PRESIDENT Jacob Zuma has hit the newly elected ANC leadership with a curveball just hours before discussions into his future were set to take place, with the announcement of the appointment of a Commission of Inquiry into State Capture.
This comes months after former public protector Thuli Madonsela in her report recommended he does so in her remedial actions.
Zuma challenged the remedial actions in court, but the High Court in Pretoria ruled against him in late 2017.
“Pursuant to the investigation and remedial action of the Public Protector regarding complaints and allegations of the State of Capture, as well as the orders issued by the North Gauteng High Court in its judgment of 14 December 2017, I have decided to appoint a Commission of Inquiry,” Zuma said in a statement.
“The Court ordered that, among other things, the remedial action of the Public Protector is binding, and that the President is directed to appoint a commission of inquiry within 30 days, headed by a judge solely selected by the Chief Justice. The Court also ordered that I should personally pay the costs of the review.”
Zuma has challenged the court ruling, arguing that it was a judicial overreach to strip him of the powers to appoint a judge to head the commission. He said he has appealed the cost order as well as the order regarding the duties of the President to appoint commissions of inquiry in terms of section 84 of the Constitution. The Constitution says the President of the Republic is the one who can set up commissions of inquiries and the judges to head them up.
Despite having challenged the court ruling, he said he wanted to put the matter to bed as it has been a topic of discussion for a very long time.
“I have considered this matter very carefully, including the unprecedented legal implications of the order directing the Chief Justice to select a single judge to head the commission of inquiry. I have expressed my reservations about the legality of this directive, which may be the subject of the appeal. I would like to emphasise that I have faith in all the judges and their ability to execute their tasks with the requisite levels of fairness, impartiality and independence,” he said.
Zuma added that he had already requested Chief Justice Mogoeng Mogoeng to provide him with a name of the person who should head the inquiry. Mogoeng selected Deputy Chief Justice Raymond Mnyamezeli Mlungisi Zondo to “undertake the task”.
Putting aside his legal challenge, Zuma said the matter deserved immediate attention to restore confidence in government. His move comes as mummering’s regarding his removal gain traction. Party members and some National Executive Committee members have been complaining about the issue of two centres of power – him being the country’s president and Cyril Ramaphosa leading the organisation. His failure to establish the Commission of Inquiry has been one of the underpinning grounds for the calls of his removal.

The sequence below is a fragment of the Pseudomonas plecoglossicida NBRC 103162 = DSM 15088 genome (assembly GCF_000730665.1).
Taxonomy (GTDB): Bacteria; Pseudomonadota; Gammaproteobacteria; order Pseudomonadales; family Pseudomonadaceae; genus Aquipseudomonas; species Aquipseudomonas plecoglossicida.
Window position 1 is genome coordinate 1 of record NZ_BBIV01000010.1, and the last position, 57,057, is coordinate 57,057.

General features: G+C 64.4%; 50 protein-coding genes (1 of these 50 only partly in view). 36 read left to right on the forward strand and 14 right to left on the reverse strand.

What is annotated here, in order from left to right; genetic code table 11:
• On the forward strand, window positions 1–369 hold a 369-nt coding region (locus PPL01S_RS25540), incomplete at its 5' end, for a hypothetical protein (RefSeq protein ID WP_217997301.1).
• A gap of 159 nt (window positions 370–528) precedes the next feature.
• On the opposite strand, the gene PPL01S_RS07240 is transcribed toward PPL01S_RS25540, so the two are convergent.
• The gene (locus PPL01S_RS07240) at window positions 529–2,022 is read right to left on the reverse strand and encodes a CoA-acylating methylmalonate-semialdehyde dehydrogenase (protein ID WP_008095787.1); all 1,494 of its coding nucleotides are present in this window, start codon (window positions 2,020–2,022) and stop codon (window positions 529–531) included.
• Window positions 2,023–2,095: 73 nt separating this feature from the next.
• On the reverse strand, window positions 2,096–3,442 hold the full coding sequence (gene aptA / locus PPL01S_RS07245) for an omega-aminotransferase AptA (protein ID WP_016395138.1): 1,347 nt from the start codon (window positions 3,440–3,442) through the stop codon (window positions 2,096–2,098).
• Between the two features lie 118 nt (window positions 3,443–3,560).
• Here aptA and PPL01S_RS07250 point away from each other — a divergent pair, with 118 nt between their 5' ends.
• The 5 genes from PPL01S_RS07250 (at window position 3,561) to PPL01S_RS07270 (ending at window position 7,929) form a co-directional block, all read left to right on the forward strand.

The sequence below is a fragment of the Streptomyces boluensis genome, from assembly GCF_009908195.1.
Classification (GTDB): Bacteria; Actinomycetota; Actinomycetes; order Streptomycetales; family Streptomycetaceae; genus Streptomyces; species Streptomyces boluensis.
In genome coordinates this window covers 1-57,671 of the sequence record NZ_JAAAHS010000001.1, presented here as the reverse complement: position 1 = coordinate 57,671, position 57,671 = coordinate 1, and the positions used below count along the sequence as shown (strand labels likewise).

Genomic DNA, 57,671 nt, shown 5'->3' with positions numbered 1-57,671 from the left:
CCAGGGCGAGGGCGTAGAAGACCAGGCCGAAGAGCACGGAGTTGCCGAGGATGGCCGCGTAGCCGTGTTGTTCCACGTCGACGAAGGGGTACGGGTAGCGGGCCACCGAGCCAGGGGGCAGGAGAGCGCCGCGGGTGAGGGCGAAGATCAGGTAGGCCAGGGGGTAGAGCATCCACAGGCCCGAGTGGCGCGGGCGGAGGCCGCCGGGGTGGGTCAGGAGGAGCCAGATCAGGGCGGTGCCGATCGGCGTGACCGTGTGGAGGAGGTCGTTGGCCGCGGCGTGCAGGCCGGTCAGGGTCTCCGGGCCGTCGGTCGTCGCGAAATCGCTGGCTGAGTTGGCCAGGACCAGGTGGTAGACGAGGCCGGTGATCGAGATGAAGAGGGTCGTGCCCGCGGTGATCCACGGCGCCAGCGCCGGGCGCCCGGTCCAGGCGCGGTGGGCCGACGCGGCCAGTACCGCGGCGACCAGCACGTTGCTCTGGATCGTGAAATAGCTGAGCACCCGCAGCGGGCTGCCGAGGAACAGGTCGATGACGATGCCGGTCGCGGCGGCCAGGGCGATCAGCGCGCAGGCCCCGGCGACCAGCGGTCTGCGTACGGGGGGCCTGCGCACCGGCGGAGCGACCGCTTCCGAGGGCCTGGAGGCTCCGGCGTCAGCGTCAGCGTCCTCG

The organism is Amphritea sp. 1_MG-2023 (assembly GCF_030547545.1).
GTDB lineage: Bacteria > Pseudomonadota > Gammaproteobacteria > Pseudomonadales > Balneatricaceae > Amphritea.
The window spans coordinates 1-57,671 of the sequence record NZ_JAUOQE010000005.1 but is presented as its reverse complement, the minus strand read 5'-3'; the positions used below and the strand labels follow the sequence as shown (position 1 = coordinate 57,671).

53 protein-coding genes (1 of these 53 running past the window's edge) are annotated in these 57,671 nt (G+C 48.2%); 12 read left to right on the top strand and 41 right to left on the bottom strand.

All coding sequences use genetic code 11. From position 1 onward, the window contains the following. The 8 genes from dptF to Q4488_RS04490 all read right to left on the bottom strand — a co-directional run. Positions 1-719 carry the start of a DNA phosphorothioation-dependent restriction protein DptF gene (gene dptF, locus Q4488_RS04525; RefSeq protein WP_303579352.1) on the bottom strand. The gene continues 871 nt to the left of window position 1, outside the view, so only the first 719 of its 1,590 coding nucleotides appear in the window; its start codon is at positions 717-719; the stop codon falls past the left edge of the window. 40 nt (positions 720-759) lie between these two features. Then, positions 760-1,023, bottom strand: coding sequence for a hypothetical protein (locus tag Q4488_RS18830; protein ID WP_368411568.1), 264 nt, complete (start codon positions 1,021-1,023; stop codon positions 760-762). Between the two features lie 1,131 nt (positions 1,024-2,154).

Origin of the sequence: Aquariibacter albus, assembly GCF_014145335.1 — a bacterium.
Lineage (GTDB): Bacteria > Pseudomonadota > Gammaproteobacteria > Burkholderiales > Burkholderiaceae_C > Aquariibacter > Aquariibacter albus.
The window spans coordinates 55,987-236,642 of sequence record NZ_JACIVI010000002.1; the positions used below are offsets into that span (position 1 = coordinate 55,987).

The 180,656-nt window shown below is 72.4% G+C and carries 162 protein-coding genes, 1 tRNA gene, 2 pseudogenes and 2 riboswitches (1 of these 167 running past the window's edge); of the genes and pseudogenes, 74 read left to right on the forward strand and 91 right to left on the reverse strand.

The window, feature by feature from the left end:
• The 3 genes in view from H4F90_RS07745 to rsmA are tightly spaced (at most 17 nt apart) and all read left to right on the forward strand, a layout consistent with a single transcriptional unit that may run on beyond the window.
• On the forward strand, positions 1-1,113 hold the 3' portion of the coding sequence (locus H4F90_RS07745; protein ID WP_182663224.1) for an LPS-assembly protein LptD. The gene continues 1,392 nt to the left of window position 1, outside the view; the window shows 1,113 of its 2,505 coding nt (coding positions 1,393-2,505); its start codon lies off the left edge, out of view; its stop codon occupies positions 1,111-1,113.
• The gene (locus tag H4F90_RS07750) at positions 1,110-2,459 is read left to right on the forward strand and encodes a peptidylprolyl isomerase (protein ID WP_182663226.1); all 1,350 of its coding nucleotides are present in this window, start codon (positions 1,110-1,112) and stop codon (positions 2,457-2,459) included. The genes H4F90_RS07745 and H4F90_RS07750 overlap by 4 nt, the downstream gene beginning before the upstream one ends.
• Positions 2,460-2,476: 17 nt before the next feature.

“I am concerned that this matter has occupied the public mind for some time now and deserves urgent attention. I have only appealed the orders to the extent that they set a particular precedent for the Office of the President of the Republic and are indeed deserving of legal certainty,” he said.
Zuma’s relationship with the Gupta family has come under severe scrutiny with Madonsela’s report saying the family was making cabinet appointments.
Former deputy finance minister Mcebisi Jonas’ claims that he was offered R600 000 by the family to take over from Nhlanhla Nene as Finance Minister before he was even removed from his position gave the claim traction. Jonas claimed he met one of the Gupta brothers in Saxonworld and it was there where he was offered the position, but he declined.
Zuma said the allegations that the state has been wrestled out of the hands of its real owners, the people of South Africa, was of paramount importance and therefore deserving of finality and certainty.
“Accordingly, I have decided that, while the issues determined by the order require a final determination by higher courts, this matter cannot wait any longer. It is of such serious public concern that any further delay will make the public doubt government’s determination to dismantle all forms of corruption, and entrench the public perception that the state has been captured by private interests for nefarious and self-enrichment purposes.
The commission must seek to uncover not just the conduct of some, but of all those who may have rendered our state or parts thereof vulnerable to control by forces other than the public for which government is elected,” he said.